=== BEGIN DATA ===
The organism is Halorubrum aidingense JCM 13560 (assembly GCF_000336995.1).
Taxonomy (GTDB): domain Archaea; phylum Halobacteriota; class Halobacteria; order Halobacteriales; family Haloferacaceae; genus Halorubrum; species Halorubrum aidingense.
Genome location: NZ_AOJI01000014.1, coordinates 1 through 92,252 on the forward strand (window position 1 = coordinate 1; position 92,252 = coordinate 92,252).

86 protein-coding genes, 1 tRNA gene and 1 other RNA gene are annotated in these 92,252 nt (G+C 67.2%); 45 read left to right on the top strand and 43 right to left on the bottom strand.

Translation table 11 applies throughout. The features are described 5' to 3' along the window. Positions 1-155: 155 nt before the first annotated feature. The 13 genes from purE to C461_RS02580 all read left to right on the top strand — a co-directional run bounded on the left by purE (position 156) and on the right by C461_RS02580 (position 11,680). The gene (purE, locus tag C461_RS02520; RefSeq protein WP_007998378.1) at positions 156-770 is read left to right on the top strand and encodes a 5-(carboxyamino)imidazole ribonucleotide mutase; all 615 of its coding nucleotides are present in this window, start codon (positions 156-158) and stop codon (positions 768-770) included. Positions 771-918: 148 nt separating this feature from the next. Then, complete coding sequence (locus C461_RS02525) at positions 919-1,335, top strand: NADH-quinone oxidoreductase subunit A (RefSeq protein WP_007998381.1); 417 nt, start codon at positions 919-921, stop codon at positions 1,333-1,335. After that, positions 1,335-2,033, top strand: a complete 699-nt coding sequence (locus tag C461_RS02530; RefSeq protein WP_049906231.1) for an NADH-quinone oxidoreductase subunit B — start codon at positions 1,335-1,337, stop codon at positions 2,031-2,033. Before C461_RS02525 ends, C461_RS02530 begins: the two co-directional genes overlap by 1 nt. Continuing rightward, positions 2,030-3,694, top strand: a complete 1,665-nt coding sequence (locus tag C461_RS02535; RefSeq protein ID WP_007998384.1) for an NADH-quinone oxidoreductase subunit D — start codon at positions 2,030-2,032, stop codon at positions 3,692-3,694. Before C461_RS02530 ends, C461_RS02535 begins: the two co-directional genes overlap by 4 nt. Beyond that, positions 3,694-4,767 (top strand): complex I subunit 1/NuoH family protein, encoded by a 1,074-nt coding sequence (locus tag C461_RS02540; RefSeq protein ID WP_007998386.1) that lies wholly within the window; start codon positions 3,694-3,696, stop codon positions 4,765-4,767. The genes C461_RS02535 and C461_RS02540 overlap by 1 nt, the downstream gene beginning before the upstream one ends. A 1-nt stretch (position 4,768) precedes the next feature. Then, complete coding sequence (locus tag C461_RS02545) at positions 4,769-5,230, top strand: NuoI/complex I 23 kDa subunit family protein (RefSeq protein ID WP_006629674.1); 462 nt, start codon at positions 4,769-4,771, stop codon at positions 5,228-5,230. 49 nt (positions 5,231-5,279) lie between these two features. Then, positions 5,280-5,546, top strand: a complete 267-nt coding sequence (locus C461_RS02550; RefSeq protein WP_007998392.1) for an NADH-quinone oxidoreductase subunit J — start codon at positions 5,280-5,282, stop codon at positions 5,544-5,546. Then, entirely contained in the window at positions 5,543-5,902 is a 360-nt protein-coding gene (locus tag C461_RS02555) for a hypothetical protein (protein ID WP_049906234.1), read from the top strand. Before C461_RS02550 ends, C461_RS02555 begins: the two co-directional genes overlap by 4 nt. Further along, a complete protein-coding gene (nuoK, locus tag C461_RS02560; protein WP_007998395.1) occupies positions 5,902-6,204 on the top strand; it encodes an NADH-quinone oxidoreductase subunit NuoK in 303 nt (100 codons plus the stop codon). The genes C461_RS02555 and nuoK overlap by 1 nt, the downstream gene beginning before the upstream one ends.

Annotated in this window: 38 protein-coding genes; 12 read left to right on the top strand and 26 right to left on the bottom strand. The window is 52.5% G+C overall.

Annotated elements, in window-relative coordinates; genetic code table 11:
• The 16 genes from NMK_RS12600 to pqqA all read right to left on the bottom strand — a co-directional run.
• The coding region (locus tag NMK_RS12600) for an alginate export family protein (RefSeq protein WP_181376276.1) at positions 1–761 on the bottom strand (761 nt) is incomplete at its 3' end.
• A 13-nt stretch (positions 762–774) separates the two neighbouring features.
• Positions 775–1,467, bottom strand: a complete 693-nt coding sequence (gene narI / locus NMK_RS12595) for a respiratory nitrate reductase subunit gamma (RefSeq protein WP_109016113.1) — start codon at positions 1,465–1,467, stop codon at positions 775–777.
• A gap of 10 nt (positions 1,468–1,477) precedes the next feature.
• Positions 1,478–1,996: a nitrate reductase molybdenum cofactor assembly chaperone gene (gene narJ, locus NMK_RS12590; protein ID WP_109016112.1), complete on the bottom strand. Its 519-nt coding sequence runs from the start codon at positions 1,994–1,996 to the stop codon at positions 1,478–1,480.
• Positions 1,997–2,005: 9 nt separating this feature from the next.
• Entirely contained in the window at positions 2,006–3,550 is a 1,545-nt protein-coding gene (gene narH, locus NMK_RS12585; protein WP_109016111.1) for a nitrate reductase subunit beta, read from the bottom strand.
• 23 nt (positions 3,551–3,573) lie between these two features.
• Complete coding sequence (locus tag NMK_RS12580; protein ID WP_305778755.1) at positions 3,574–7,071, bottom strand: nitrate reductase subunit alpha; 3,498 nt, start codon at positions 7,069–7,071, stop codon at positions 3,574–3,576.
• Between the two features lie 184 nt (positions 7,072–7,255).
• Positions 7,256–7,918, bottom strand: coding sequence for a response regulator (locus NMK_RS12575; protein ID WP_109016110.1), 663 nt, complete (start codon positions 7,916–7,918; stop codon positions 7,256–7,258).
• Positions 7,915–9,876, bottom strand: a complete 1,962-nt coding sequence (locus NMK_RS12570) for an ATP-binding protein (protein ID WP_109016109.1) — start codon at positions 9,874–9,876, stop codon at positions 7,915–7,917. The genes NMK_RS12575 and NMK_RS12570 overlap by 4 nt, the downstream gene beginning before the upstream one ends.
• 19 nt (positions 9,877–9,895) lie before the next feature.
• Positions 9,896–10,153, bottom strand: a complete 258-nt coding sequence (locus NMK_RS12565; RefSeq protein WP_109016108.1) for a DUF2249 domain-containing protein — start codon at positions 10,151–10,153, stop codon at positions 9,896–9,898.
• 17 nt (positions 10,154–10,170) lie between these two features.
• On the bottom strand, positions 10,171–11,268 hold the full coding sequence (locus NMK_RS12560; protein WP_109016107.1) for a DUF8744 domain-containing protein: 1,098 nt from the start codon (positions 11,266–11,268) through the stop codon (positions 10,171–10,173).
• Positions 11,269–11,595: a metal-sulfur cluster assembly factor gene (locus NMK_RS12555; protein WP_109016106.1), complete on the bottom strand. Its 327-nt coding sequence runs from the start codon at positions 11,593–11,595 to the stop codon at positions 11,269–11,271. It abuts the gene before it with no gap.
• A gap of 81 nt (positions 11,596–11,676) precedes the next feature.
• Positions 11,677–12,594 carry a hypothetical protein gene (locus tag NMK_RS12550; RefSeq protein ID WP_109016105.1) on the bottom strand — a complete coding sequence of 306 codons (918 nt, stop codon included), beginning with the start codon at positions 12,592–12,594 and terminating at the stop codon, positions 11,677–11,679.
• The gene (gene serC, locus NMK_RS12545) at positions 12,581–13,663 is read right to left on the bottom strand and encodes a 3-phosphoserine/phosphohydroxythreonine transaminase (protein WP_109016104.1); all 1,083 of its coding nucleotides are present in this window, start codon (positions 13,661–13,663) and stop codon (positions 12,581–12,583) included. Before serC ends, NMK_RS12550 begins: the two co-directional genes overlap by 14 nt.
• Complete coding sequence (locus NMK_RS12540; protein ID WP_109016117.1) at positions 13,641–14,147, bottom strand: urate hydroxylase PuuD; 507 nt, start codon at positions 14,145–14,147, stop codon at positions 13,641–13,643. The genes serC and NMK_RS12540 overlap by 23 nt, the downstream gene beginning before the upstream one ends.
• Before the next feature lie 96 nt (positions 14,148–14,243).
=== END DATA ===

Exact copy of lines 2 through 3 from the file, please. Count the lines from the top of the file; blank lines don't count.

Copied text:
Taxonomy (GTDB): domain Archaea; phylum Halobacteriota; class Halobacteria; order Halobacteriales; family Haloferacaceae; genus Halorubrum; species Halorubrum aidingense.
Genome location: NZ_AOJI01000014.1, coordinates 1 through 92,252 on the forward strand (window position 1 = coordinate 1; position 92,252 = coordinate 92,252).